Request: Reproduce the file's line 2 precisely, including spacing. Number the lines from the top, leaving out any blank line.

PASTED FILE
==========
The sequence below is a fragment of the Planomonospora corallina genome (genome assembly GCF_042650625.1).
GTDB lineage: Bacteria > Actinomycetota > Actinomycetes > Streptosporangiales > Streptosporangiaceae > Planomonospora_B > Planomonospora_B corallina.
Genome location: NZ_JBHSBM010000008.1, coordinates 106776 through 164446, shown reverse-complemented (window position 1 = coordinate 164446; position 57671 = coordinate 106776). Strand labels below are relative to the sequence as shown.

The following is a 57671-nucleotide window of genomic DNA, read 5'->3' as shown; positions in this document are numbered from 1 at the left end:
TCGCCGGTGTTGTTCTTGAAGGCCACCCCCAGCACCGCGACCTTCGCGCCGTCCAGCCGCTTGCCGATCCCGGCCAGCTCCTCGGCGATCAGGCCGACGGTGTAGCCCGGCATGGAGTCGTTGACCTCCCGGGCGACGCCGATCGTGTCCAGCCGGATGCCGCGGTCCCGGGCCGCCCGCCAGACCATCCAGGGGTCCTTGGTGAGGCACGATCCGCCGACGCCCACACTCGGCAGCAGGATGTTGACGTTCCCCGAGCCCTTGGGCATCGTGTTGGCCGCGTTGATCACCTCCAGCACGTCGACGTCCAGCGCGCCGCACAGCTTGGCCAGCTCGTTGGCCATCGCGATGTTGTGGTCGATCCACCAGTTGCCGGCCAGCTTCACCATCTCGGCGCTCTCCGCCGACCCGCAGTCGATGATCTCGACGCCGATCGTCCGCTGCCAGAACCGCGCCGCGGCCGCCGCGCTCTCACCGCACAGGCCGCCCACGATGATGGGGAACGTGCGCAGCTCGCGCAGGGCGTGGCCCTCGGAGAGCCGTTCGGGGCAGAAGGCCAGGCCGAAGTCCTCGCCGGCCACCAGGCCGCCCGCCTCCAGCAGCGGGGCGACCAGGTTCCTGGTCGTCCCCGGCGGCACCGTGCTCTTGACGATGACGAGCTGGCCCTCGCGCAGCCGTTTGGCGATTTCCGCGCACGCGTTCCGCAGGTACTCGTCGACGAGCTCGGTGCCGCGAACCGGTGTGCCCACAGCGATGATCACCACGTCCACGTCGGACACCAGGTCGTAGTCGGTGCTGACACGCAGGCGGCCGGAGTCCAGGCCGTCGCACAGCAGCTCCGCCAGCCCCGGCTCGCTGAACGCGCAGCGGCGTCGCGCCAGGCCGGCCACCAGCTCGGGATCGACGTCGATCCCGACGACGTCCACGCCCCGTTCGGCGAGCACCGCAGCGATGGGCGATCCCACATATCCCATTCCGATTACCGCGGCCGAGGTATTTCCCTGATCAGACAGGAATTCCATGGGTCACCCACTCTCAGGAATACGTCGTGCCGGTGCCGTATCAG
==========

GTDB lineage: Bacteria > Actinomycetota > Actinomycetes > Streptosporangiales > Streptosporangiaceae > Planomonospora_B > Planomonospora_B corallina.